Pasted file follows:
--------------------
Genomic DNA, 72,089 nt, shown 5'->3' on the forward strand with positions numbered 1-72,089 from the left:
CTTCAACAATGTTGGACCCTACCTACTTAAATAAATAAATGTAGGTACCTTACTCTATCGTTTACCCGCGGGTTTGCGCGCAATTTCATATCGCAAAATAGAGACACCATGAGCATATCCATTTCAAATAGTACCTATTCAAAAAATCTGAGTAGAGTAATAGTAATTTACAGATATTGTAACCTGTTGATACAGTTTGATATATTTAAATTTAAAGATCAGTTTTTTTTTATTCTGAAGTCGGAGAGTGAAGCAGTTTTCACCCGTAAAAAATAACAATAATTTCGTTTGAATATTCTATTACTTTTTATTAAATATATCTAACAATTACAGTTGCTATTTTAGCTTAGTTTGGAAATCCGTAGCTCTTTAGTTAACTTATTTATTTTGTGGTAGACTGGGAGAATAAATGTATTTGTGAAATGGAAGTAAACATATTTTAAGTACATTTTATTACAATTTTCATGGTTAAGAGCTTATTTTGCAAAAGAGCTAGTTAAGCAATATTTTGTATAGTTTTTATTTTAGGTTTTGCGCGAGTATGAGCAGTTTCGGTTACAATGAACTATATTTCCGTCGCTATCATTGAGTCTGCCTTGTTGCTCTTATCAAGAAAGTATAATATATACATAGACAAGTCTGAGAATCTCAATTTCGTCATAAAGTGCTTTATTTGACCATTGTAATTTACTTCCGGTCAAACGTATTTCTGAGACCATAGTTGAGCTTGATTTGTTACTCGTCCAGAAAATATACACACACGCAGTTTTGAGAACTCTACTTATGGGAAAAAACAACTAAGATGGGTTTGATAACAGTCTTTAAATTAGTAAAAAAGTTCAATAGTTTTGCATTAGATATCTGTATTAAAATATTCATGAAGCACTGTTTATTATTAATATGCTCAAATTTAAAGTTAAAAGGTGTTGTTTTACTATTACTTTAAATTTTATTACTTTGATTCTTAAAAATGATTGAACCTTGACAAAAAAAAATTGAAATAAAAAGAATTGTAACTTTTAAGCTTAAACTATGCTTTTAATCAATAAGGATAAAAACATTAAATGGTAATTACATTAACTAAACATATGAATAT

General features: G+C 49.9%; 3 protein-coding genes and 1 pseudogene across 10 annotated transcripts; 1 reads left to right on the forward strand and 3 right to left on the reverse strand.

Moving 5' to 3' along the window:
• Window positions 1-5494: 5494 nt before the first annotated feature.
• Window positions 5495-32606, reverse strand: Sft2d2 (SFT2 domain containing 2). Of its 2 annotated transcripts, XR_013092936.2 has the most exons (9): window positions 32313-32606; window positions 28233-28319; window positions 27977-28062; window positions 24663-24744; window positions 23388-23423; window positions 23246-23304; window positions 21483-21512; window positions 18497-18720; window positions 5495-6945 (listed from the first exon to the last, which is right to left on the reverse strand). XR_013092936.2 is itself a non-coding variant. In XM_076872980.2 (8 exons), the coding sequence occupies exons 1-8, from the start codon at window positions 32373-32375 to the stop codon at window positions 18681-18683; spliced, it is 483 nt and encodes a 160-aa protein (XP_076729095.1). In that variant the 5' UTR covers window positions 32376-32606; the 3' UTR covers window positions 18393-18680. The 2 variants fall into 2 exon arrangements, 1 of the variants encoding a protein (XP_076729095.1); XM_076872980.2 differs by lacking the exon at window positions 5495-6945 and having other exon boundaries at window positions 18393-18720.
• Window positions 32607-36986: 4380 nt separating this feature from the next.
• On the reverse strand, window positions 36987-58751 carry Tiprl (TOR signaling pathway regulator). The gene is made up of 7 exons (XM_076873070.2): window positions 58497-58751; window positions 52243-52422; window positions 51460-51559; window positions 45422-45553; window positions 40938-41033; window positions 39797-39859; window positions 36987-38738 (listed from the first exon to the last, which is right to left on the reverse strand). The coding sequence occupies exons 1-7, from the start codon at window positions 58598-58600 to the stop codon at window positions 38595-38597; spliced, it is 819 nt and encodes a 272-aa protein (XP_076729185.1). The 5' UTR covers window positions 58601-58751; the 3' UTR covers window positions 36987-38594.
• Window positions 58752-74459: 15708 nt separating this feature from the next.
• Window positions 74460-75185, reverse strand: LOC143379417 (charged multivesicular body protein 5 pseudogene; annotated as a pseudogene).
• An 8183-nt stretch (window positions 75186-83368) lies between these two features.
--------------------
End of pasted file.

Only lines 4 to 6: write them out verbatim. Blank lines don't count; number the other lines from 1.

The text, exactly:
Moving 5' to 3' along the window:
• Window positions 1-5494: 5494 nt before the first annotated feature.
• Window positions 5495-32606, reverse strand: Sft2d2 (SFT2 domain containing 2). Of its 2 annotated transcripts, XR_013092936.2 has the most exons (9): window positions 32313-32606; window positions 28233-28319; window positions 27977-28062; window positions 24663-24744; window positions 23388-23423; window positions 23246-23304; window positions 21483-21512; window positions 18497-18720; window positions 5495-6945 (listed from the first exon to the last, which is right to left on the reverse strand). XR_013092936.2 is itself a non-coding variant. In XM_076872980.2 (8 exons), the coding sequence occupies exons 1-8, from the start codon at window positions 32373-32375 to the stop codon at window positions 18681-18683; spliced, it is 483 nt and encodes a 160-aa protein (XP_076729095.1). In that variant the 5' UTR covers window positions 32376-32606; the 3' UTR covers window positions 18393-18680. The 2 variants fall into 2 exon arrangements, 1 of the variants encoding a protein (XP_076729095.1); XM_076872980.2 differs by lacking the exon at window positions 5495-6945 and having other exon boundaries at window positions 18393-18720.